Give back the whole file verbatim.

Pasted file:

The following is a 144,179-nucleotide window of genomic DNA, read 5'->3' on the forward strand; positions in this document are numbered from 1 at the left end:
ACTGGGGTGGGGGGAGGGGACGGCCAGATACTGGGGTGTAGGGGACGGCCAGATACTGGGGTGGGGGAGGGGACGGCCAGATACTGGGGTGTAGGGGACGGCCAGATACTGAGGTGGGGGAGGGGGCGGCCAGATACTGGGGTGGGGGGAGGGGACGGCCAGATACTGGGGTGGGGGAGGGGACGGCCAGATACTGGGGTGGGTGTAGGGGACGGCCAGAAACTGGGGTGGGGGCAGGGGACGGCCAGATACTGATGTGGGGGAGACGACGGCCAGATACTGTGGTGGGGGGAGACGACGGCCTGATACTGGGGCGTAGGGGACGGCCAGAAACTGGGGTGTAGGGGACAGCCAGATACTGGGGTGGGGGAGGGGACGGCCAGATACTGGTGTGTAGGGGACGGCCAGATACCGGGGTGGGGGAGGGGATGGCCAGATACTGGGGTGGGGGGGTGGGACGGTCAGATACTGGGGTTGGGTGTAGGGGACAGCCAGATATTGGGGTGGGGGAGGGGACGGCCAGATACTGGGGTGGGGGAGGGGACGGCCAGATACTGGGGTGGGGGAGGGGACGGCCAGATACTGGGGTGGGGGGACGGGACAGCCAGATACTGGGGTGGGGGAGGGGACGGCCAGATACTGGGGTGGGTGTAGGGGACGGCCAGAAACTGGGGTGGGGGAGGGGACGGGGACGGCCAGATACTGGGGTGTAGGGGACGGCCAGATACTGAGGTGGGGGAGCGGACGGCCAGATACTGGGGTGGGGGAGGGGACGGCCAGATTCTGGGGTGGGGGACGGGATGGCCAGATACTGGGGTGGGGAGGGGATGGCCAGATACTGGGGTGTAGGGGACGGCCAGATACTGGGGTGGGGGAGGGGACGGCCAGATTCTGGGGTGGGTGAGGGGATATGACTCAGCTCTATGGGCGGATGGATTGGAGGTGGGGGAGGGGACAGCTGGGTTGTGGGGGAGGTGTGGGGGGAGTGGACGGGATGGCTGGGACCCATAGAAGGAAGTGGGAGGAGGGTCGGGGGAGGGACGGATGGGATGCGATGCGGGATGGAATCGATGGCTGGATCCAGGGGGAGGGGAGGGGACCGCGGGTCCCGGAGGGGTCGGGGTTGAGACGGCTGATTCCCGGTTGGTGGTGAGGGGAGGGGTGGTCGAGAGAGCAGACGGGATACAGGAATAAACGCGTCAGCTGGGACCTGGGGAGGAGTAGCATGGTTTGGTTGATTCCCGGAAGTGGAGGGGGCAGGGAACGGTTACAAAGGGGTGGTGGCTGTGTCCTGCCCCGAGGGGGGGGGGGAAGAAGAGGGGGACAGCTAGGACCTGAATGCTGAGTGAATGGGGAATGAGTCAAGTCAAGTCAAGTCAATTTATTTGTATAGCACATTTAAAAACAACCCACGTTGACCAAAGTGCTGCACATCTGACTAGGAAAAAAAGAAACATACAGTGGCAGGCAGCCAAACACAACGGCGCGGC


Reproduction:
The following is a 144,179-nucleotide window of genomic DNA, read 5'->3' on the forward strand; positions in this document are numbered from 1 at the left end:
ACTGGGGTGGGGGGAGGGGACGGCCAGATACTGGGGTGTAGGGGACGGCCAGATACTGGGGTGGGGGAGGGGACGGCCAGATACTGGGGTGTAGGGGACGGCCAGATACTGAGGTGGGGGAGGGGGCGGCCAGATACTGGGGTGGGGGGAGGGGACGGCCAGATACTGGGGTGGGGGAGGGGACGGCCAGATACTGGGGTGGGTGTAGGGGACGGCCAGAAACTGGGGTGGGGGCAGGGGACGGCCAGATACTGATGTGGGGGAGACGACGGCCAGATACTGTGGTGGGGGGAGACGACGGCCTGATACTGGGGCGTAGGGGACGGCCAGAAACTGGGGTGTAGGGGACAGCCAGATACTGGGGTGGGGGAGGGGACGGCCAGATACTGGTGTGTAGGGGACGGCCAGATACCGGGGTGGGGGAGGGGATGGCCAGATACTGGGGTGGGGGGGTGGGACGGTCAGATACTGGGGTTGGGTGTAGGGGACAGCCAGATATTGGGGTGGGGGAGGGGACGGCCAGATACTGGGGTGGGGGAGGGGACGGCCAGATACTGGGGTGGGGGAGGGGACGGCCAGATACTGGGGTGGGGGGACGGGACAGCCAGATACTGGGGTGGGGGAGGGGACGGCCAGATACTGGGGTGGGTGTAGGGGACGGCCAGAAACTGGGGTGGGGGAGGGGACGGGGACGGCCAGATACTGGGGTGTAGGGGACGGCCAGATACTGAGGTGGGGGAGCGGACGGCCAGATACTGGGGTGGGGGAGGGGACGGCCAGATTCTGGGGTGGGGGACGGGATGGCCAGATACTGGGGTGGGGAGGGGATGGCCAGATACTGGGGTGTAGGGGACGGCCAGATACTGGGGTGGGGGAGGGGACGGCCAGATTCTGGGGTGGGTGAGGGGATATGACTCAGCTCTATGGGCGGATGGATTGGAGGTGGGGGAGGGGACAGCTGGGTTGTGGGGGAGGTGTGGGGGGAGTGGACGGGATGGCTGGGACCCATAGAAGGAAGTGGGAGGAGGGTCGGGGGAGGGACGGATGGGATGCGATGCGGGATGGAATCGATGGCTGGATCCAGGGGGAGGGGAGGGGACCGCGGGTCCCGGAGGGGTCGGGGTTGAGACGGCTGATTCCCGGTTGGTGGTGAGGGGAGGGGTGGTCGAGAGAGCAGACGGGATACAGGAATAAACGCGTCAGCTGGGACCTGGGGAGGAGTAGCATGGTTTGGTTGATTCCCGGAAGTGGAGGGGGCAGGGAACGGTTACAAAGGGGTGGTGGCTGTGTCCTGCCCCGAGGGGGGGGGGGAAGAAGAGGGGGACAGCTAGGACCTGAATGCTGAGTGAATGGGGAATGAGTCAAGTCAAGTCAAGTCAATTTATTTGTATAGCACATTTAAAAACAACCCACGTTGACCAAAGTGCTGCACATCTGACTAGGAAAAAAAGAAACATACAGTGGCAGGCAGCCAAACACAACGGCGCGGC